Does native state topology determine the RNA folding mechanism?

Recent studies in protein folding suggest that native state topology plays a dominant role in determining the folding mechanism, yet an analogous statement has not been made for RNA, most likely due to the strong coupling between the ionic environment and conformational energetics that make RNA folding more complex than protein folding. Applying a distributed computing architecture to sample nearly 5000 complete tRNA folding events using a minimalist, atomistic model, we have characterized the role of native topology in tRNA folding dynamics: the simulated bulk folding behavior predicts well the experimentally observed folding mechanism. In contrast, single-molecule folding events display multiple discrete folding transitions and compose a largely diverse, heterogeneous dynamic ensemble. This both supports an emerging view of heterogeneous folding dynamics at the microscopic level and highlights the need for single-molecule experiments and both single-molecule and bulk simulations in interpreting bulk experimental measurements. (C) 2004 Elsevier Ltd. All rights reserved.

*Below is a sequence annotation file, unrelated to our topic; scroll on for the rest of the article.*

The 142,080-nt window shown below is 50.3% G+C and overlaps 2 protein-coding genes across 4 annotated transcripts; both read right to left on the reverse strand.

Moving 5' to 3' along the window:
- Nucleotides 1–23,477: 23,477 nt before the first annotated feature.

Publisher
ACADEMIC PRESS LTD- ELSEVIER SCIENCE LTD
Issue Date
2004-04
Language
English
Keywords

TRANSITION-STATE; COMPUTER-SIMULATION; GLOBULAR-PROTEINS; YEAST TRNA(PHE); SH3 DOMAINS; DYNAMICS; KINETICS; MAGNESIUM(II); FLUCTUATIONS; LANDSCAPES

Citation

JOURNAL OF MOLECULAR BIOLOGY, v.337, no.4, pp.789 - 797

ISSN
0022-2836
DOI
10.1016/j.jmb.2004.02.024
URI
http://hdl.handle.net/10203/225421
Appears in Collection
CH-Journal Papers(저널논문)
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